Means to Solve the Problems

In view of the aforementioned problems, the present inventors conducted dedicated research to discover that, when cancer tissues comprising infiltrating lymphocytes are transplanted into the highly immunodeficient NOD/SCID/γcnull mice (Non-Patent Document 30, referred to as “NOG mice” in the present application) which do not have any T cells, B cells, or NK cells and which exhibit a low IFN production ability, the differentiation and proliferation of infiltrating lymphocytes are unexpectedly promoted, the number of plasma cells producing antibodies that recognize cancer tissues are dramatically increased, and that these cells can be easily separated. These findings led to the completion of the present invention. Specifically, the present invention is as described below:

(1) a method of proliferating plasma cells, wherein the method comprises the step of transplanting a tissue comprising plasma cells, blood comprising plasma cells, or plasma cells collected from a tissue or blood, into a highly immunodeficient non-human animal;
(2) the method of proliferation of (1), wherein the tissue is a lesion tissue comprising infiltrating lymphocytes;
(3) a method of producing cells which produce an antibody to an abnormal cell comprised in a lesion tissue, wherein the method comprises the steps of:

(a) transplanting a lesion tissue comprising infiltrating lymphocytes into a highly immunodeficient non-human animal;

(b) detecting the proliferation of plasma cells at the site of transplantation; and

(c) recovering a lesion tissue comprising plasma cells from the site of transplantation;

(4) the method of production of (3), further comprising the step of:

(d) excising a plasma cell from the recovered lesion tissue and fusing the plasma cell with a partner cell;

(5) a method of producing a nucleic acid encoding an antibody against an abnormal cell comprised in a lesion tissue, or a portion of the antibody, wherein the method comprises the steps of:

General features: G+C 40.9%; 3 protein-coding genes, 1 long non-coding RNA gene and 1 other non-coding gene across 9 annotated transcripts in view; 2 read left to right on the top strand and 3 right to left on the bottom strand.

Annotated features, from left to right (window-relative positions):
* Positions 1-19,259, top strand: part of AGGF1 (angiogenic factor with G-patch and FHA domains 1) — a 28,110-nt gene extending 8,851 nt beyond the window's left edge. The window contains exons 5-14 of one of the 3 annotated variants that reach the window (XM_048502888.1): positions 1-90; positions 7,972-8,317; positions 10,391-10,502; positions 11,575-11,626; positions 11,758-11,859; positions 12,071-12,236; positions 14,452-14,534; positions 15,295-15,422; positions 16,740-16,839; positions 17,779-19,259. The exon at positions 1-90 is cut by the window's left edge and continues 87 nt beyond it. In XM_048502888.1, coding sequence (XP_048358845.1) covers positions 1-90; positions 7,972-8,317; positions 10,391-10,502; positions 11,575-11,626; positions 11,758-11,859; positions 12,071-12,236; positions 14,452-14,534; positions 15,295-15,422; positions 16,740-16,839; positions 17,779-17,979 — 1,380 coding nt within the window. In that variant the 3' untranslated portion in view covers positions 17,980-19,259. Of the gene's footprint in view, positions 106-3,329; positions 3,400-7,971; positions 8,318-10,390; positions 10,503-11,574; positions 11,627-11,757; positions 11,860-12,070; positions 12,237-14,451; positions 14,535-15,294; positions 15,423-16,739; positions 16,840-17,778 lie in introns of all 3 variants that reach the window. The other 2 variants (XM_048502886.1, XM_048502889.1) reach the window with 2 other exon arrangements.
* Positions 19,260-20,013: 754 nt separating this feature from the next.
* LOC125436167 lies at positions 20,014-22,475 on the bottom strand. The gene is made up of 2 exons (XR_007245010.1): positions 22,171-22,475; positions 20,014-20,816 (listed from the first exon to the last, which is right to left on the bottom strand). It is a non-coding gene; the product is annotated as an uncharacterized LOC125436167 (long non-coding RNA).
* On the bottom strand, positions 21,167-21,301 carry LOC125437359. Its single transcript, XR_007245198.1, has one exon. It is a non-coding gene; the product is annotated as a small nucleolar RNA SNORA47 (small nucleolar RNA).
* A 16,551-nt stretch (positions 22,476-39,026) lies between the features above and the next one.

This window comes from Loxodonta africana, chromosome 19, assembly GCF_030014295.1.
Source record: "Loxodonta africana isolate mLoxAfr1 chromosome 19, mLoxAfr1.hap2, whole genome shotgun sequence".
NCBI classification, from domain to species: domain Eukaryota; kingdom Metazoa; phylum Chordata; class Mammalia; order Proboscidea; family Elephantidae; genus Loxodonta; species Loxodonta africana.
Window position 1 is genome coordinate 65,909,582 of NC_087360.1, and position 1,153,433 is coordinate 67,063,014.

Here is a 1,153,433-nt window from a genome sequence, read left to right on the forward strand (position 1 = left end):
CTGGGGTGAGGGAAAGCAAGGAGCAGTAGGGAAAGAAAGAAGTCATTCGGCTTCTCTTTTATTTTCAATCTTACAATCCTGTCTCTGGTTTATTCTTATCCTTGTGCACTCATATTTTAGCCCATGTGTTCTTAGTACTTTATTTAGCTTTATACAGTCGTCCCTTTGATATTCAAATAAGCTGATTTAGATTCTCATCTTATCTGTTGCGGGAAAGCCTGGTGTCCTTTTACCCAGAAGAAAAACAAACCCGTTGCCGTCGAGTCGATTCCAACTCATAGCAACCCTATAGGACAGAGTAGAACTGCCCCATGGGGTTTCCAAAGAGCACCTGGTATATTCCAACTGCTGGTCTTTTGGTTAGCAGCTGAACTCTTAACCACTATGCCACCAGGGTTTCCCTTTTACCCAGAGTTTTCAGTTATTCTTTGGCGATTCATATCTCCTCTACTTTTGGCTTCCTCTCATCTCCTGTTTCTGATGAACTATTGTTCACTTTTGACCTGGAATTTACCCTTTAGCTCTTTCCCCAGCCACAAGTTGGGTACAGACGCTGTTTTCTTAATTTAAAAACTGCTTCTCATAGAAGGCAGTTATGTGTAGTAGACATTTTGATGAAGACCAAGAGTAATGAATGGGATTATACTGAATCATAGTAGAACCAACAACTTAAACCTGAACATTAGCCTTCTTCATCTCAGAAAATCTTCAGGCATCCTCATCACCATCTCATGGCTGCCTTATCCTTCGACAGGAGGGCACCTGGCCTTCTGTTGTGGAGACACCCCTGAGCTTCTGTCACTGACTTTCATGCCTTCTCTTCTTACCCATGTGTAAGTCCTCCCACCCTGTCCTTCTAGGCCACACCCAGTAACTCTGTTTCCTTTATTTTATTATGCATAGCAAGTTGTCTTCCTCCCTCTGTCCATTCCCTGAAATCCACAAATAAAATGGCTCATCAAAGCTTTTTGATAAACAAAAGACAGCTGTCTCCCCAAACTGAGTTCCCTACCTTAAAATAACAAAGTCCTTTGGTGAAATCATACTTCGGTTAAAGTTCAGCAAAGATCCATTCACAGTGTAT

(a) transplanting a lesion tissue comprising infiltrating lymphocytes into a highly immunodeficient non-human animal;

(b) detecting the proliferation of plasma cells at the site of transplantation;

(c) recovering a lesion tissue comprising plasma cells from the site of transplantation; and

(d) obtaining a nucleic acid encoding an antibody from the recovered lesion tissue;

(6) the method of production of (5), wherein step (d) comprises collecting a nucleic acid encoding an antibody from plasma cells after excising the plasma cells from a lesion tissue;
(7) the method of production of (5) or (6) further comprising the step of:

(e) amplifying a nucleic acid encoding an antibody variable region using a nucleic acid encoding an antibody as a template and an oligonucleotide capable of amplifying the antibody variable region;

(8) a method of producing an antibody against an abnormal cell comprised in a lesion tissue, or a portion of the antibody, wherein the antibody is isolated from antibody-producing cells produced according to (3) or (4);
(9) a method of producing an antibody against an abnormal cell comprised in a lesion tissue, or a portion of the antibody, wherein the method comprises the following steps (a) to (c):

(a) introducing into an expression vector a nucleic acid obtained according to the method of production of any one of (5) to (7), or the nucleic acid that has been chimerized or humanized;

(b) transforming a host cell with a vector harboring the nucleic acid; and

(c) producing an antibody by culturing the transformant;

(10) the method of production of (9), further comprising the step of:

(d) contacting the obtained antibody with a lesion tissue and selecting a transformant producing an antibody that binds to the lesion tissue;

(11) the method of any one of (3) to (10), wherein the abnormal cell comprised in the transplanted lesion tissue is a cancer cell, a cell forming a hyperplasia, or a virus-infected cell;
(12) the method of (11), wherein the cancer is a solid cancer or a blood cancer;
(13) the method of (12), wherein the solid cancer is a prostate cancer, stomach cancer, breast cancer, lung cancer, liver cancer, colorectal cancer, or pancreatic cancer;
(14) the method of (11), wherein the hyperplasia is a benign prostatic hyperplasia;
(15) the method of production of any one of (5) to (10), wherein the antibody or a portion thereof is an IgG, an IgM, an Fab, an F(ab′)2, an Fv, or a single chain Fv;
(16) the method of production of (9) or (10), wherein the produced antibody or antibody portion is a chimeric antibody, a humanized antibody, a human antibody, or a portion thereof;
(17) a nucleic acid produced according to the method of any one of (5) to (7);
(18) a nucleic acid encoding a chimeric antibody, a humanized antibody, or a human antibody, wherein the nucleic acid comprises the nucleic acid of (17);